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Great Managers Are Great Coaches Too

When you train a new employee or mentor a high-achieving team member, you are exercising your coaching skills. Good coaches, like good managers, develop people by providing them with the appropriate resources, training, and assignments. Effective coaches act as mentors to the people they coach, encouraging them to develop new skills and succeed in their careers.

Effective coaches make coaching look easy, but doing it well is not simple. Like all management competencies, though, a person can learn to be an effective coach. If you have no idea where to begin, here are some suggestions.

  • If you haven’t ever worked with your own coach, start there. Hiring a professional coach for a few months will help you understand how good coaches work, and you can model your own coaching skills on what you experience. Coaches work with each person individually, assessing strengths and figuring out where problems lie. In addition, effective coaches base their helping techniques on what works best with each individual. You may find that what works well with you might also be helpful with one of your team members.
  • After you have experienced coaching firsthand, you might want to join a network or organization of coaches to increase your skills. In these meetings, coaches often role-play dealing with typical work problems, and critique each other on their performances. Even though it may be hard for you to open yourself to being critiqued, role playing in a safe environment is usually easier than talking to an angry team member about improving their poor work skills.
  • In conjunction with your coach or your own manager, choose a person on your team with whom you want to initiate coaching. Possibly this person is the weakest performer on your team, or is regularly late to work, or doesn’t understand the software your organization uses. Talk to the person and find out how he/she views the problem. Effective coaching starts with understanding the team member’s perspective on the problem and works forward to jointly find a resolution. As you coach the person over time, your coach or manager can help you hone your techniques to achieve success.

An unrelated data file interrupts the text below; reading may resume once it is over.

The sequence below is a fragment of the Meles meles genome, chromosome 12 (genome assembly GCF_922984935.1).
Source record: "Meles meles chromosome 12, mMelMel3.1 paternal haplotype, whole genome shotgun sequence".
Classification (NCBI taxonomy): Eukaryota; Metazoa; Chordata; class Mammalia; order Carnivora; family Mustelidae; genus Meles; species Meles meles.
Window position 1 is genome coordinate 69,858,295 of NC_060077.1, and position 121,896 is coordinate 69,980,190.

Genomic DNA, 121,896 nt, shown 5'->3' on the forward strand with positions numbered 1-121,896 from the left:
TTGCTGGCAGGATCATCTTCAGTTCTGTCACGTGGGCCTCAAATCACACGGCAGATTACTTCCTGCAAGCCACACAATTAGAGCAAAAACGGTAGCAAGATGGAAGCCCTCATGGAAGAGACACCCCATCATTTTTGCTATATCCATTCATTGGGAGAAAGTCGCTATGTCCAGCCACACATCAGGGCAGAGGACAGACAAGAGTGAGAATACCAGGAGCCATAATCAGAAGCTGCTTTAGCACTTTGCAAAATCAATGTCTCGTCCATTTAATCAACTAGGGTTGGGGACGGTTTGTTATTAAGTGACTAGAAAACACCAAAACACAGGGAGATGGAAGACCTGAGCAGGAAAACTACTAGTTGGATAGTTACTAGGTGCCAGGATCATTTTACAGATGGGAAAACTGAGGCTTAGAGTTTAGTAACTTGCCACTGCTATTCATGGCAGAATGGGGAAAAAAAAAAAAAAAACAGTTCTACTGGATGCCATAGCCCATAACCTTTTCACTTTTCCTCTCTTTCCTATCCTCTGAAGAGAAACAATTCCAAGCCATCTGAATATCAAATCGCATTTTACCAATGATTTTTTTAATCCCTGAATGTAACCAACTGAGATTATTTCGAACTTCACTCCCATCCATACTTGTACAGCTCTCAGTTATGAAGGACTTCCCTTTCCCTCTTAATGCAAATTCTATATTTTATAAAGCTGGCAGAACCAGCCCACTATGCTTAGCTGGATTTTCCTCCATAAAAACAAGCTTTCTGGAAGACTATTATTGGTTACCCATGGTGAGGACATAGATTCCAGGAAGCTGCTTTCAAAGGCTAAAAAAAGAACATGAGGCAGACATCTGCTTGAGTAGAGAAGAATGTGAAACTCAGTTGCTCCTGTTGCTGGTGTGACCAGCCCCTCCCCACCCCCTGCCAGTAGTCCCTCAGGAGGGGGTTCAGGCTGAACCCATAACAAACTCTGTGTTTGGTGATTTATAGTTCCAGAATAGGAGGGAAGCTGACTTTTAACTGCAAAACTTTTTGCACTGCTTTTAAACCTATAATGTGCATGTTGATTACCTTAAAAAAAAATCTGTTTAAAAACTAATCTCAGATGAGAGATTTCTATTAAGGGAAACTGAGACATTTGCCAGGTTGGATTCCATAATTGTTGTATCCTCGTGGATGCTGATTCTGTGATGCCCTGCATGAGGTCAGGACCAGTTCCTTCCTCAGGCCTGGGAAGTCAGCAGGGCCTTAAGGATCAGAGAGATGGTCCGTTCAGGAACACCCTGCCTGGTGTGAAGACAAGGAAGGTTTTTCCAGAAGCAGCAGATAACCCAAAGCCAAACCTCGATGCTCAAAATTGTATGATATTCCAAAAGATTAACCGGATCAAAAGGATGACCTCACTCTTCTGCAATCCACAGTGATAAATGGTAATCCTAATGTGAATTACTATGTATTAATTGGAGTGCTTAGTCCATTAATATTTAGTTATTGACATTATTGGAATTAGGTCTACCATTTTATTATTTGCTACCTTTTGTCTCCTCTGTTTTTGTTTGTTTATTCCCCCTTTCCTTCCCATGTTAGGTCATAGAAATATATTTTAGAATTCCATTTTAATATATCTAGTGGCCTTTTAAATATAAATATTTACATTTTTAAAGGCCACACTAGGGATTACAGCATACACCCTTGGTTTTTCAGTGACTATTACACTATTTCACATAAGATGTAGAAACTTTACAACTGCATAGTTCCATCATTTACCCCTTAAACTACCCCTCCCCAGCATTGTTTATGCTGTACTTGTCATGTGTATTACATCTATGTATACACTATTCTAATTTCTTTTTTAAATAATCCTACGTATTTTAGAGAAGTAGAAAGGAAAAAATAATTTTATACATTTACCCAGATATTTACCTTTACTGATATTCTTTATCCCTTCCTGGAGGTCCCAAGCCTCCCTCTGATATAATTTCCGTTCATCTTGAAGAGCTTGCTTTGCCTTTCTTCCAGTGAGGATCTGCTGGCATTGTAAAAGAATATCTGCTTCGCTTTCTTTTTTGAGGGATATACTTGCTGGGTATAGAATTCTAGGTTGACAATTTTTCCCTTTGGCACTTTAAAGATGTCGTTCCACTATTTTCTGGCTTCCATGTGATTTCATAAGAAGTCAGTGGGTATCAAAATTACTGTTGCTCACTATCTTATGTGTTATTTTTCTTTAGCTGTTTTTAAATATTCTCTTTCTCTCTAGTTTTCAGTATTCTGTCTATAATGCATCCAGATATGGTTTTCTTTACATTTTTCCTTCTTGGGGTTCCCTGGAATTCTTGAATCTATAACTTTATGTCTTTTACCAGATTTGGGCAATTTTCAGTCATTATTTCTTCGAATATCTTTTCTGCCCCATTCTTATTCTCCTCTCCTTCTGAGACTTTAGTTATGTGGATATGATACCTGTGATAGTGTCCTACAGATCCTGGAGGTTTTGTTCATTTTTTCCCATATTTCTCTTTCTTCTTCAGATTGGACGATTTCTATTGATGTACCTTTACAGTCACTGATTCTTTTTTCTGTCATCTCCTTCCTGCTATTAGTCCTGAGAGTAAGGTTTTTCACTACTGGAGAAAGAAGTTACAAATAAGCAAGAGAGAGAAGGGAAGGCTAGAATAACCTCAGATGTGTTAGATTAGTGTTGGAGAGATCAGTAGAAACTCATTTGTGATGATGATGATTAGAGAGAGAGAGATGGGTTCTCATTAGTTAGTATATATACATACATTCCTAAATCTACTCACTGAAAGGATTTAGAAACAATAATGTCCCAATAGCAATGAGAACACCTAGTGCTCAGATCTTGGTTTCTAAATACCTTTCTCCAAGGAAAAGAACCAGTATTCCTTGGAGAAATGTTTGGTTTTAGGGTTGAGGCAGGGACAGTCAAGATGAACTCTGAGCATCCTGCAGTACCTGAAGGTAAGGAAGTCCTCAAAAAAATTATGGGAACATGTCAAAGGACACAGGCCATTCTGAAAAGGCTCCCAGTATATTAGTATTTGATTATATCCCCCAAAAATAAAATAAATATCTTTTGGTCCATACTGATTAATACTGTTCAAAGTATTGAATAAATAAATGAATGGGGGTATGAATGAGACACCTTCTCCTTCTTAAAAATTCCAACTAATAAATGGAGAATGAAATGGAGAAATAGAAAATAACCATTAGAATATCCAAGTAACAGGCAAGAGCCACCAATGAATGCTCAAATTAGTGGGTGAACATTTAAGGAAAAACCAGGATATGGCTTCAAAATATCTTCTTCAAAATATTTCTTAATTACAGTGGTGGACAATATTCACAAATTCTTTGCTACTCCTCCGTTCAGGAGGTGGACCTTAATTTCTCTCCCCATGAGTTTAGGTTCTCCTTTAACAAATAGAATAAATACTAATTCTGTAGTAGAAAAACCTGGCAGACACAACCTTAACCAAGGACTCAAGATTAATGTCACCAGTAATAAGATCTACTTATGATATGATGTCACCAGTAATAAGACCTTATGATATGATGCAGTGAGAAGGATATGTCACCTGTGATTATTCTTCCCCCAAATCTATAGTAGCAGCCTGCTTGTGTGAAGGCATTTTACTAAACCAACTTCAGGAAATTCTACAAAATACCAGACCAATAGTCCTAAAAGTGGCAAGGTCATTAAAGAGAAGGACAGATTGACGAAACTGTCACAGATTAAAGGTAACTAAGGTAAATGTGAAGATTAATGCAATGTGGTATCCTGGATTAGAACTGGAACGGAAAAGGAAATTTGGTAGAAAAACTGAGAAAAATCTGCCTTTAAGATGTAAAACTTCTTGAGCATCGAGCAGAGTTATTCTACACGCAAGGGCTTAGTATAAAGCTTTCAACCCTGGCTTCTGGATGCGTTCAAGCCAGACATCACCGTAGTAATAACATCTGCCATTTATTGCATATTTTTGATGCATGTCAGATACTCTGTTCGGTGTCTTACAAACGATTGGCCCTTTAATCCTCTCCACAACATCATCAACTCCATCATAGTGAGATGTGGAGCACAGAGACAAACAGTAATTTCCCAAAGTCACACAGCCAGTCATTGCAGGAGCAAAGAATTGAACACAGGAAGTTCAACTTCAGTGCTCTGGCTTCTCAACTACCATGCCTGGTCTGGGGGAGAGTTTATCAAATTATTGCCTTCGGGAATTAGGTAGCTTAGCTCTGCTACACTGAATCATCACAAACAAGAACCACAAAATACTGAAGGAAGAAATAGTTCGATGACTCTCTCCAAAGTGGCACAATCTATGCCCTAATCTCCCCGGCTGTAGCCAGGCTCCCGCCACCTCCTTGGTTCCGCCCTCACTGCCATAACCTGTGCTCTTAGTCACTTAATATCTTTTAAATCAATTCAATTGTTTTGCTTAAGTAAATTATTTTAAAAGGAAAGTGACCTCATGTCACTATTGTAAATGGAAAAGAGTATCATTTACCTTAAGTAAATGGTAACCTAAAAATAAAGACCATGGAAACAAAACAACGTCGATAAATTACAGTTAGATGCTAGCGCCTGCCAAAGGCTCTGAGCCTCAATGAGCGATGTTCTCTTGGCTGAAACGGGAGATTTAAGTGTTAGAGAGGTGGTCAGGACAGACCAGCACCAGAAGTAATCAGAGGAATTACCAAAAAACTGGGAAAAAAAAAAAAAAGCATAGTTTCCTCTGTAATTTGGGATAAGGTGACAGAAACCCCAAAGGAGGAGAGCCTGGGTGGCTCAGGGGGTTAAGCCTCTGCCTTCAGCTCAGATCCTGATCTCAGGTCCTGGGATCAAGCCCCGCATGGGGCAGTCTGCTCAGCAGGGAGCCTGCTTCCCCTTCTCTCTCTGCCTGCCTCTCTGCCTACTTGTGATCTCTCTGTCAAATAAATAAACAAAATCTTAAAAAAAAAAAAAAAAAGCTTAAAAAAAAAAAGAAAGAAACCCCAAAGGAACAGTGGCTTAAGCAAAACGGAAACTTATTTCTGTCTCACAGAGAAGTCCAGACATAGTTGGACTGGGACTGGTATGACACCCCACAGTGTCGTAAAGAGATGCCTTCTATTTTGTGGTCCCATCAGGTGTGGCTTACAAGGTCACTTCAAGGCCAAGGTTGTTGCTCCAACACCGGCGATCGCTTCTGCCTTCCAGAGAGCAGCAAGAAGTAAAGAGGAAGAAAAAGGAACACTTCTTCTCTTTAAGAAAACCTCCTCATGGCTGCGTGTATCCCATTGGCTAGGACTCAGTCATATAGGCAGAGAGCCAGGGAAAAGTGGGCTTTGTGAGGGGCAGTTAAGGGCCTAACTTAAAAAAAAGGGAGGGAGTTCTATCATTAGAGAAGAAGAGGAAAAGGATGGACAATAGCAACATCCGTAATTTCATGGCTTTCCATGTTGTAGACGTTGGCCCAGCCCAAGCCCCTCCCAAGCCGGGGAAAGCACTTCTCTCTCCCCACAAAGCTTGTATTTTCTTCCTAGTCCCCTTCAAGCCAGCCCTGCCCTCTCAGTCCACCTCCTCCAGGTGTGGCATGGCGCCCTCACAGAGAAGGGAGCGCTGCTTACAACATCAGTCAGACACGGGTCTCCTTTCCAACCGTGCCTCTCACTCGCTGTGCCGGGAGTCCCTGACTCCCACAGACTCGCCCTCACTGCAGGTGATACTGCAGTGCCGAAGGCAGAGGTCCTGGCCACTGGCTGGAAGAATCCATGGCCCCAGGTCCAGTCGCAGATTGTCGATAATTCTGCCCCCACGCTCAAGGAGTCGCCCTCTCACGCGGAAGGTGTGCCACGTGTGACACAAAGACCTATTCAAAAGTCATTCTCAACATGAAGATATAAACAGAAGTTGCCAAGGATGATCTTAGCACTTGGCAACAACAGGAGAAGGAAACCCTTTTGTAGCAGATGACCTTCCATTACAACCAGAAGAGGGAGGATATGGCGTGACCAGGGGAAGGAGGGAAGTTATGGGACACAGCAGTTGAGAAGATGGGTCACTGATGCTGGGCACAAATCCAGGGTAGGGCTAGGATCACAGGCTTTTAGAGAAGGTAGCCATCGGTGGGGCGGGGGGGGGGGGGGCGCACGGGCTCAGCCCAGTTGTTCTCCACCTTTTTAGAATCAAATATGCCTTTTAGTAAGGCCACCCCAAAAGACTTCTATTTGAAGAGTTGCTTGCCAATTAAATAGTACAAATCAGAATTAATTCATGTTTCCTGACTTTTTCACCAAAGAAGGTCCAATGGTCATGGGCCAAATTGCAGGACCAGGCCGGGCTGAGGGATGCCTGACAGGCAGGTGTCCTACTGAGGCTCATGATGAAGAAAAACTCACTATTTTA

• Go the extra mile to share information with your team members about training and development opportunities within your organization. If this is not something you regularly do, you may be perceived to be a manager who withholds important information from your team. It’s true that team members who learn about development opportunities may end up getting better jobs, forcing you to take the time to train new team members. On the other hand, if this occurs, you will enjoy a wide network of professional associates who can prove invaluable over time. In addition, you will benefit by your reputation as being a generous, open-minded manager.

Some managers think they are too busy to take the time to provide coaching for their team members, so team members are forced to learn their jobs on their own and without help. That management attitude is short-sighted and will most likely lead to a poorly functioning team with low morale. Developing your coaching skills will probably result in a higher-functioning team with strong morale. You may even discover that you have more time to do your other work.